At a time when the federal government is debating whether to raise the debt ceiling, the U.S. Department of Energy’s Loan Programs Office (LPO) is offering guaranteed financing to First Solar Inc. for three solar panel projects in California for $4.5 billion. Not million but billion.
Carefully analyzed, these projects do little to fund efficient energy production or create permanent jobs. Such largesse is one of many rich targets for immediate deficit reduction in any budget deal.
LPO specifically targets projects that promote clean energy and includes “job creation; reducing dependency on foreign oil; improving our environmental legacy; and enhancing American competitiveness in the global economy of the 21st century.”
Specifically, these loan guarantees promote projects that include biomass, hydrogen, wind and hydropower, advanced fossil energy coal, carbon sequestration practices and technologies, electricity delivery and energy reliability, alternative fuel vehicles, industry energy efficiency projects, pollution control equipment, nuclear, and solar power.…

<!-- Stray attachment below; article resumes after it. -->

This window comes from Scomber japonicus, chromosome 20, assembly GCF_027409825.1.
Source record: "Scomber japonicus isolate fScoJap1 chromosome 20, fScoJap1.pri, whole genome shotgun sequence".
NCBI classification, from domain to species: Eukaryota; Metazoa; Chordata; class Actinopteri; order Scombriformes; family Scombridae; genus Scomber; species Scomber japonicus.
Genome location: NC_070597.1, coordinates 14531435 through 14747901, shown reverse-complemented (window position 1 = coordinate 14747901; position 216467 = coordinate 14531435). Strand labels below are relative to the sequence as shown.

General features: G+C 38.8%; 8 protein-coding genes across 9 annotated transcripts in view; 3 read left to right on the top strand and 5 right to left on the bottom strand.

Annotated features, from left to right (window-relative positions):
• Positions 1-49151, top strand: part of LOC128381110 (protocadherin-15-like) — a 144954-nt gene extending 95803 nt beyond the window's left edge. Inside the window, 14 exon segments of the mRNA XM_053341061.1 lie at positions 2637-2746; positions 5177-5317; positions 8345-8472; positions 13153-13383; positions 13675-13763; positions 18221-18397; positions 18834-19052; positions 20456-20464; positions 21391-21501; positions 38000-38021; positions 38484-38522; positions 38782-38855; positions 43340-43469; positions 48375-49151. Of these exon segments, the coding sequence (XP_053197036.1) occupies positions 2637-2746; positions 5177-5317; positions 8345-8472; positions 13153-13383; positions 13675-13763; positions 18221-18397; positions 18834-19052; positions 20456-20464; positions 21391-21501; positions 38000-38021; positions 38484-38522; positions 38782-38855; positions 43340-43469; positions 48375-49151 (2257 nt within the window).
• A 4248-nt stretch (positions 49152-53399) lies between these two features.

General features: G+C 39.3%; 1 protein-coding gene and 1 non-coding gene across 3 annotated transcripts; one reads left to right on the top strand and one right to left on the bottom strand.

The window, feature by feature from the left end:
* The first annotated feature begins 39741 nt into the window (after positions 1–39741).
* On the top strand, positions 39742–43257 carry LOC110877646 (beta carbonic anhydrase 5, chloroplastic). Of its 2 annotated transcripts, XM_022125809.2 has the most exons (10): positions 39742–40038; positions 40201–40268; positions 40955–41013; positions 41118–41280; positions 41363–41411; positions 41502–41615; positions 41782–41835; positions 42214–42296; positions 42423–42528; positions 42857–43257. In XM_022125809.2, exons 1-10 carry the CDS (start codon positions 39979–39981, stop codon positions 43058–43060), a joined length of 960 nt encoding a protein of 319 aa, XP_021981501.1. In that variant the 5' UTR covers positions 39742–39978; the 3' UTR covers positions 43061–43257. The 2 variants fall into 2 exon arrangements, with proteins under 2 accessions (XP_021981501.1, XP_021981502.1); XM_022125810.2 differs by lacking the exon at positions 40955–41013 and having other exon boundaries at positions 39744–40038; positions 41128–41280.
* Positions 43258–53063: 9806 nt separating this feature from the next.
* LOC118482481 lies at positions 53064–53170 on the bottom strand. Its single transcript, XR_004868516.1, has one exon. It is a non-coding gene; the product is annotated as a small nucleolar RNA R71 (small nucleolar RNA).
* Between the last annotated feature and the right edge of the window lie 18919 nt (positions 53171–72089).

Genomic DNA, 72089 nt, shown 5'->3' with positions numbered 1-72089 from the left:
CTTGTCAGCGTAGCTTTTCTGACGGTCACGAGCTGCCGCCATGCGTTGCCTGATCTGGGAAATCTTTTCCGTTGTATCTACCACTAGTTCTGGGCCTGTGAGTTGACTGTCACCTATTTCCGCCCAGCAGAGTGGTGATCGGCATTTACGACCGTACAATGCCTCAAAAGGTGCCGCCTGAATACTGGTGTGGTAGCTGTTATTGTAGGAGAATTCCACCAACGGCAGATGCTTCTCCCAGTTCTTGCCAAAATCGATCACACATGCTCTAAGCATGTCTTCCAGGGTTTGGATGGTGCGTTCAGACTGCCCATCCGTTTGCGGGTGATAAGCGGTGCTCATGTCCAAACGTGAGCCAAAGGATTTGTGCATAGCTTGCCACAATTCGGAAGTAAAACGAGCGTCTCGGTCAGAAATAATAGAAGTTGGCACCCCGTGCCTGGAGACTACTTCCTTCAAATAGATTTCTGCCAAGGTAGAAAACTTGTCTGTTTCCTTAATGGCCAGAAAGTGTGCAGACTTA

[Editor note: David Bergeron is president of SunDanzer Development, Inc., a solar energy company located in Tucson. His first post at MasterResource was titled Economic/Environmental Assessment of Grid-Tiered Photovoltaics: Arizona Lessons for the U.S. More information on Mr. Bergeron and SunDanzer is provided at the end of this post.]
It’s Saturday. I’m testing a new solar powered vaccine refrigerator that uses ice packs rather than batteries to store energy and maintain cold temperatures. This is a key component of the distribution chain for vaccines and part of a global effort to eradicate polio and other preventable diseases.
Solar energy is my passion, field of study, and occupation. It started when I was 13 years old, a time of the Arab oil embargo and gasoline lines at the pump. Only later did I realize that the long lines were caused by misguided government price controls, not a tiring mineral-resource base.…